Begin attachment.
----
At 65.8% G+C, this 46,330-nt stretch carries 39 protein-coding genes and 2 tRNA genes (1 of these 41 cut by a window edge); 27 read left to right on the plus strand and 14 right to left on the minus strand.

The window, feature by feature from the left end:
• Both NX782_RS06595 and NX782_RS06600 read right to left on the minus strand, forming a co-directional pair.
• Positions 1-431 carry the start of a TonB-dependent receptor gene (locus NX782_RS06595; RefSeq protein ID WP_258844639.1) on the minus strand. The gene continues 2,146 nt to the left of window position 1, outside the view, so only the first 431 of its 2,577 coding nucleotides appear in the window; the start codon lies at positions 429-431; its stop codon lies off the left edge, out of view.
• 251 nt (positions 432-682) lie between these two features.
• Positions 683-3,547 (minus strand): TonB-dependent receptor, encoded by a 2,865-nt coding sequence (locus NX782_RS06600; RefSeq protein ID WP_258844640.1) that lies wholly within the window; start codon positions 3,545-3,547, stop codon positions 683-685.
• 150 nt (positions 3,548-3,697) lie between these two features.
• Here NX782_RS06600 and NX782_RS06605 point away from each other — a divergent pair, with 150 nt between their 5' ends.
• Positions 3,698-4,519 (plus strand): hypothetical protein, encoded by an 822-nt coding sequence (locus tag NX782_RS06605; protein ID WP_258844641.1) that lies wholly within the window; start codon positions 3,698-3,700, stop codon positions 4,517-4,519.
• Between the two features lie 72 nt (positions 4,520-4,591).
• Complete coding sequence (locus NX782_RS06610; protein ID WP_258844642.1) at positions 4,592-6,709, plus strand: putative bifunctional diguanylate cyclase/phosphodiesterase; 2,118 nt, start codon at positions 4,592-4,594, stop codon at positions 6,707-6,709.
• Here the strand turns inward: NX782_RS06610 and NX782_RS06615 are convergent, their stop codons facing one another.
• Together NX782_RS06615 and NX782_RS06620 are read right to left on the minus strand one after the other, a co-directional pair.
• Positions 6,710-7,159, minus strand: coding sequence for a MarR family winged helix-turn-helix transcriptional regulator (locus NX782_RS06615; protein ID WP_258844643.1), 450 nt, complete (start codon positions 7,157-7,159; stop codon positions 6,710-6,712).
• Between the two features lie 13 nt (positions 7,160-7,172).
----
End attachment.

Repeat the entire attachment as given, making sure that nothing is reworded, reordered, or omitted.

At 65.8% G+C, this 46,330-nt stretch carries 39 protein-coding genes and 2 tRNA genes (1 of these 41 cut by a window edge); 27 read left to right on the plus strand and 14 right to left on the minus strand.

The window, feature by feature from the left end:
• Both NX782_RS06595 and NX782_RS06600 read right to left on the minus strand, forming a co-directional pair.
• Positions 1-431 carry the start of a TonB-dependent receptor gene (locus NX782_RS06595; RefSeq protein ID WP_258844639.1) on the minus strand. The gene continues 2,146 nt to the left of window position 1, outside the view, so only the first 431 of its 2,577 coding nucleotides appear in the window; the start codon lies at positions 429-431; its stop codon lies off the left edge, out of view.
• 251 nt (positions 432-682) lie between these two features.
• Positions 683-3,547 (minus strand): TonB-dependent receptor, encoded by a 2,865-nt coding sequence (locus NX782_RS06600; RefSeq protein ID WP_258844640.1) that lies wholly within the window; start codon positions 3,545-3,547, stop codon positions 683-685.
• 150 nt (positions 3,548-3,697) lie between these two features.
• Here NX782_RS06600 and NX782_RS06605 point away from each other — a divergent pair, with 150 nt between their 5' ends.
• Positions 3,698-4,519 (plus strand): hypothetical protein, encoded by an 822-nt coding sequence (locus tag NX782_RS06605; protein ID WP_258844641.1) that lies wholly within the window; start codon positions 3,698-3,700, stop codon positions 4,517-4,519.
• Between the two features lie 72 nt (positions 4,520-4,591).
• Complete coding sequence (locus NX782_RS06610; protein ID WP_258844642.1) at positions 4,592-6,709, plus strand: putative bifunctional diguanylate cyclase/phosphodiesterase; 2,118 nt, start codon at positions 4,592-4,594, stop codon at positions 6,707-6,709.
• Here the strand turns inward: NX782_RS06610 and NX782_RS06615 are convergent, their stop codons facing one another.
• Together NX782_RS06615 and NX782_RS06620 are read right to left on the minus strand one after the other, a co-directional pair.
• Positions 6,710-7,159, minus strand: coding sequence for a MarR family winged helix-turn-helix transcriptional regulator (locus NX782_RS06615; protein ID WP_258844643.1), 450 nt, complete (start codon positions 7,157-7,159; stop codon positions 6,710-6,712).
• Between the two features lie 13 nt (positions 7,160-7,172).